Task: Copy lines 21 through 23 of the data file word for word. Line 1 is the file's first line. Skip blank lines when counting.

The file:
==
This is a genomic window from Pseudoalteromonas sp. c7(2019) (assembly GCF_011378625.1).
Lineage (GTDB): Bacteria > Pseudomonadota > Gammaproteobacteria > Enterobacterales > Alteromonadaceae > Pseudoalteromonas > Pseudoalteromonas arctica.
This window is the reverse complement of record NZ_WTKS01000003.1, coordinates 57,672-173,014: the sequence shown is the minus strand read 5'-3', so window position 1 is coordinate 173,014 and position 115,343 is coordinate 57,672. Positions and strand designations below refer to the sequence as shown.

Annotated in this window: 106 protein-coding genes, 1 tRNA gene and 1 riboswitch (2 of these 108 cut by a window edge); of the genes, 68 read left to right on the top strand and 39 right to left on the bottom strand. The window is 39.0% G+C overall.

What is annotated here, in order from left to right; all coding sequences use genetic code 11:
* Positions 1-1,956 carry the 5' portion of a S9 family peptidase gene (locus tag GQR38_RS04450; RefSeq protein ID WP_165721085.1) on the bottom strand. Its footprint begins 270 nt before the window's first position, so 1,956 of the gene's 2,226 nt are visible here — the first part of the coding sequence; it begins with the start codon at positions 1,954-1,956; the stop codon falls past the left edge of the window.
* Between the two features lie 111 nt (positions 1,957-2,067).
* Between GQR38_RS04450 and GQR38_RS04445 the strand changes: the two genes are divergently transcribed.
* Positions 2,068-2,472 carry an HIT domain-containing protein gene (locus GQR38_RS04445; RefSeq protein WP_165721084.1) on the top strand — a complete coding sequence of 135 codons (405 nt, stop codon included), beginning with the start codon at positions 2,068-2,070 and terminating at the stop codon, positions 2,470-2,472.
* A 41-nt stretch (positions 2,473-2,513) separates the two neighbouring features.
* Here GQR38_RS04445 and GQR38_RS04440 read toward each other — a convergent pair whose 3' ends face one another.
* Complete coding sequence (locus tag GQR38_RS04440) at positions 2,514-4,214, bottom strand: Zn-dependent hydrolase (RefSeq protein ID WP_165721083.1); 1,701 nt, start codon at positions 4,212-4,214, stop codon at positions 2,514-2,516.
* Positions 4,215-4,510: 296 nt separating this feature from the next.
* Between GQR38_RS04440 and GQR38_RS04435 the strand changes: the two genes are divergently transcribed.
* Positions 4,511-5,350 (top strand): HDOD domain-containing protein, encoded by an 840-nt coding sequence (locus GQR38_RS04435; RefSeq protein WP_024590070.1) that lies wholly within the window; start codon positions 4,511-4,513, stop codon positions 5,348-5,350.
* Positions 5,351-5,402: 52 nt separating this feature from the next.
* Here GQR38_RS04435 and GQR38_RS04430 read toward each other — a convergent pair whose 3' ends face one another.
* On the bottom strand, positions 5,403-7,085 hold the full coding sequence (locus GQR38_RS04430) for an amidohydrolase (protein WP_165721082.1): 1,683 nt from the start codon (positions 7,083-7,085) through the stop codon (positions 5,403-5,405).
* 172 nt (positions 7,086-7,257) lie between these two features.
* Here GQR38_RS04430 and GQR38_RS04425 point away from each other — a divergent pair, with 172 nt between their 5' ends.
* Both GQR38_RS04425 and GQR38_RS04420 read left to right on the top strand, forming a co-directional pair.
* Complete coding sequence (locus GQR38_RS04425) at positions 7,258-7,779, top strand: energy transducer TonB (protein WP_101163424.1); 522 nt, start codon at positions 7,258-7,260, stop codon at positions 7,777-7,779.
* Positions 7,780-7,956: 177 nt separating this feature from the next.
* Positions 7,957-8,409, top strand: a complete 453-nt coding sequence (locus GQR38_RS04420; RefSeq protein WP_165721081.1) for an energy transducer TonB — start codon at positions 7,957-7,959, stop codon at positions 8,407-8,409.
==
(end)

* Both GQR38_RS04425 and GQR38_RS04420 read left to right on the top strand, forming a co-directional pair.
* Complete coding sequence (locus GQR38_RS04425) at positions 7,258-7,779, top strand: energy transducer TonB (protein WP_101163424.1); 522 nt, start codon at positions 7,258-7,260, stop codon at positions 7,777-7,779.
* Positions 7,780-7,956: 177 nt separating this feature from the next.